Recovering from sexual violence or trauma
Support and advice for those recovering from sexual violence or trauma
If you have been subjected to sexual violence or trauma you may be concerned about the impact it will have on you.
Everybody responds differently to traumatic experiences. Some may experience sadness, low mood and anger, others may feel numb or distracted. It is important to start from a place of self-compassion and remember that there is nothing wrong with you and the way you feel is completely valid. You may go through these emotions for a short time or you may not experience them until later in your recovery.
Whilst being subjected to a traumatic experience does change you and has an impact on you – it does not stop you from being who you are. You are a whole person, you are more than what has happened to you and you have a future ahead of you.
Recovery is not linear; you may have bad days, but that does not mean you will not have good days too. The following activities can help to aid recovery and can be used at any time in your recovery, whether this is in the short term or in the months and years after.
Start with the basics
Make sure you are eating enough, drinking enough water and exercising and resting when it is needed. Exercise can help to soothe your nervous system, relieve stress and help you feel empowered. However, it is also important to ensure you are also giving yourself time to rest when needed. Remember to go easy on yourself, don’t pressure yourself into doing regular exercise if you are not feeling up to it.
Connect with people you trust
It is common for some people to feel isolated and disconnected from others, and you may feel tempted to withdraw from your social activities and your loved ones. However, support from people you trust is vital for your recovery. Talk to those who will be supportive, empathetic and calm, and remember that support doesn’t always mean you have to talk about or dwell on what happened. Having fun and enjoying yourself with people who care about you can also help you heal.
Join a support group
If you do not feel like your loved ones are able to provide the support you need, consider joining a support group for sexual violence survivors. Connecting with others who have similar experiences to you can help you feel less isolated and alone.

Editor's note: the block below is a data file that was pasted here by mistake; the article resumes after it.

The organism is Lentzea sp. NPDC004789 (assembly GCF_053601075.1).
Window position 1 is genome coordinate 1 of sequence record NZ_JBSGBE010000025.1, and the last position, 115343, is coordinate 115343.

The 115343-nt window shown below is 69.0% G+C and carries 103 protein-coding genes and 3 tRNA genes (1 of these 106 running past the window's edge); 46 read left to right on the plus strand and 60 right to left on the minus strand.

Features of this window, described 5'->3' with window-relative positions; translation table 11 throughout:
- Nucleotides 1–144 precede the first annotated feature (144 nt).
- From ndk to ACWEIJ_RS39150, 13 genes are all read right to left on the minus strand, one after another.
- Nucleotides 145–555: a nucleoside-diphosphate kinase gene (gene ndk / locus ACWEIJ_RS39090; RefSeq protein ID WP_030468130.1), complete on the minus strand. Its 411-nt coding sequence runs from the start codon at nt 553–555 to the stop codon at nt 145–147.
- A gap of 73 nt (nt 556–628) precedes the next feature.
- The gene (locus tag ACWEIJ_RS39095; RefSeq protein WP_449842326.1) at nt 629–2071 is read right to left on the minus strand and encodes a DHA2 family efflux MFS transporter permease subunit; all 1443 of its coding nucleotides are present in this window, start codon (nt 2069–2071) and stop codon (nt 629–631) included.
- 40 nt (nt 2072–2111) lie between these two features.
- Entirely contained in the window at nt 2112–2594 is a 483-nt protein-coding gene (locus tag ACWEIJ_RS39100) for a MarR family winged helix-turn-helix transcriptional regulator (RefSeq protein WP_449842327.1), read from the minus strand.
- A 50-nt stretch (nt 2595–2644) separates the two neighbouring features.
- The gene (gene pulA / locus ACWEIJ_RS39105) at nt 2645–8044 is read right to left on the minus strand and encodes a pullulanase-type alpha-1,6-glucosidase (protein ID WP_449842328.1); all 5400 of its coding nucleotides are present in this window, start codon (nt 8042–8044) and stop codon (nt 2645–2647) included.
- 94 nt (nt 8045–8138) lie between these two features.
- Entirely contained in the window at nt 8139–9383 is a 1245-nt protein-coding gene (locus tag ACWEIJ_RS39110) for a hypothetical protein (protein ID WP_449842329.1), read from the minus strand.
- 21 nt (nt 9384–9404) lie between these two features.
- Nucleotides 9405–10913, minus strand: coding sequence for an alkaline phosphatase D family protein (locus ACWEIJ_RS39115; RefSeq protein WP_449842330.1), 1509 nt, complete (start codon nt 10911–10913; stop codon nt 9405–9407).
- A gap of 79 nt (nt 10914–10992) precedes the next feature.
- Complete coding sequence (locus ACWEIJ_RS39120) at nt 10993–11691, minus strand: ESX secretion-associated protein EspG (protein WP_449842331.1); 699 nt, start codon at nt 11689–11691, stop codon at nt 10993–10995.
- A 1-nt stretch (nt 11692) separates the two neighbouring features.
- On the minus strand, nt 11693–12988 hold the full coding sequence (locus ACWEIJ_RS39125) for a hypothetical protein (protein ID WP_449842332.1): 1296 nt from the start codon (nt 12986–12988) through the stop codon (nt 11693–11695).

Be kind to yourself
Take the time you need to rest and restore your body’s balance. Consider what activities will work for you – reading, journaling or creating something might help you to feel calmer. Think about the media you are consuming and avoid programmes or films that could trigger you. Try to avoid alcohol and drugs as this can worsen many symptoms of trauma including depression and social isolation.
Seek professional support
There are a range of services that can help you with your recovery.
You may feel like you would benefit from talking to a counsellor. The University has its own counselling service available to students and you can get in touch with the service. If you would prefer to speak to someone outside of the University you can get in touch with a Sexual Assault Referral Centre. The closest one to Loughborough is Juniper Lodge or, if you are not based in Loughborough, you can find out where your closest centre is.
There are also online resources that can offer support for your recovery, including:
- Victim Focus’s free ‘Caring for yourself after sexual violence’ course
- Rape Crisis’ Tools to help you cope
- Consent Collective’s ‘Support for me’ channel – You can sign up to this resource for free using your University email address